One-month budget sent to Illinois governor
CHICAGO (Reuters) - A temporary spending plan to keep Illinois' government running through the end of July passed the state Senate on Friday, sending the measure to Gov. Rod Blagojevich.
The bill, which passed the House on Wednesday, will allow the state to continue to pay its bills and make bond payments when the new fiscal year begins on Sunday.
"This one-month budget comes as a result of negotiations between the governor and legislative leaders to ensure the state's needs are met while negotiations continue in July," said Justin DeJong, a spokesman for the governor's office of management and budget.
Leaders of the Democrat-controlled General Assembly and Blagojevich, also a Democrat, have been at odds over a full-year fiscal 2008 budget.
The House in May rejected the revenue centerpiece of the governor's proposed $49 billion, all-funds operating budget -- a gross receipts tax on business that would raise $7.6 billion a year. The House then passed a limited-growth budget that the Senate rejected via a resolution. Failure to enact a budget by a May 31 deadline sent deliberations into overtime.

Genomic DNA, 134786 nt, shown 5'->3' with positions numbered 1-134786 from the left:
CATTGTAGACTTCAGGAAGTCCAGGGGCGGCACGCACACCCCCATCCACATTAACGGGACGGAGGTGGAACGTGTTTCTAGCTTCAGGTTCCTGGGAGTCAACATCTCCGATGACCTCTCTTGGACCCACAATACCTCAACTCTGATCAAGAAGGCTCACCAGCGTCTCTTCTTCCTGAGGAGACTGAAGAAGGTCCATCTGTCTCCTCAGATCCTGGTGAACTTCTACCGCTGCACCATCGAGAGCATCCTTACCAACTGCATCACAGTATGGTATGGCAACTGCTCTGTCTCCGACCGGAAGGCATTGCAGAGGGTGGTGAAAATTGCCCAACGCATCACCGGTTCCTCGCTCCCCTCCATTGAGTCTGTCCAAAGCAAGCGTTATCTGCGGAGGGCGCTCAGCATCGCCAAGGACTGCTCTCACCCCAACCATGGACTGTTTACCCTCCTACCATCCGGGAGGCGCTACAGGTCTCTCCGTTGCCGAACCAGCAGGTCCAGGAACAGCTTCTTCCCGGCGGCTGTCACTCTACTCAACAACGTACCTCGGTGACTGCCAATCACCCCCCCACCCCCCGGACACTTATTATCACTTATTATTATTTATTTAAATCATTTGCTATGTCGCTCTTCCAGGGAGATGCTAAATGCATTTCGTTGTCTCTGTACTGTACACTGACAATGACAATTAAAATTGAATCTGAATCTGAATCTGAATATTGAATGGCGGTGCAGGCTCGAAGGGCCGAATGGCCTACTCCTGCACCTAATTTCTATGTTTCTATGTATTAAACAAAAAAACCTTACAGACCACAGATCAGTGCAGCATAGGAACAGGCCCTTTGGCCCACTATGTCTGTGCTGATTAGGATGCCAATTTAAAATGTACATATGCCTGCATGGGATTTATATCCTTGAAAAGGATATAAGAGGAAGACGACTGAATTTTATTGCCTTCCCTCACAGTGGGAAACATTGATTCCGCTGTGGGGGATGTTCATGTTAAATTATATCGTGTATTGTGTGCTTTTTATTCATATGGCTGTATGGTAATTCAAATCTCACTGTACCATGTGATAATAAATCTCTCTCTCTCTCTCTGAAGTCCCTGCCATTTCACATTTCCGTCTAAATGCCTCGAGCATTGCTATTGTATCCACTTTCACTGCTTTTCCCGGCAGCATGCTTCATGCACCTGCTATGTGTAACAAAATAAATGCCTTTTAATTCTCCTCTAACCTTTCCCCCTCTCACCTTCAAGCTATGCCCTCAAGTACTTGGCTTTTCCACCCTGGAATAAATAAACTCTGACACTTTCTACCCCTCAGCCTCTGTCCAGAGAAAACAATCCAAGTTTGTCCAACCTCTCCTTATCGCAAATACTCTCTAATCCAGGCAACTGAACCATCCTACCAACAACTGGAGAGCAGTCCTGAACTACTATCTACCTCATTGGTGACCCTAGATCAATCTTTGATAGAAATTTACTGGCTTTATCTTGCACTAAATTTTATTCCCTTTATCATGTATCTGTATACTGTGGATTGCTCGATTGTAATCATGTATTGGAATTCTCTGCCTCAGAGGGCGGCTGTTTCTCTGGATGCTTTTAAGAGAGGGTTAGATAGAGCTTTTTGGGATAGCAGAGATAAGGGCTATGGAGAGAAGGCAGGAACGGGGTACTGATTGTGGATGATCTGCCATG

That gave minority Republicans more of a say in budget negotiations as a three-fifths majority vote was required in both chambers for budget passage.
Blagojevich wanted the money from the new business tax, which would replace the current corporate income tax, for expanded health care, an education funding boost and a capital program.
The governor also proposed easing the state's unfunded pension liability by raising $10 billion from a lease of the state lottery and the issuance of $16 billion of taxable pension bonds.
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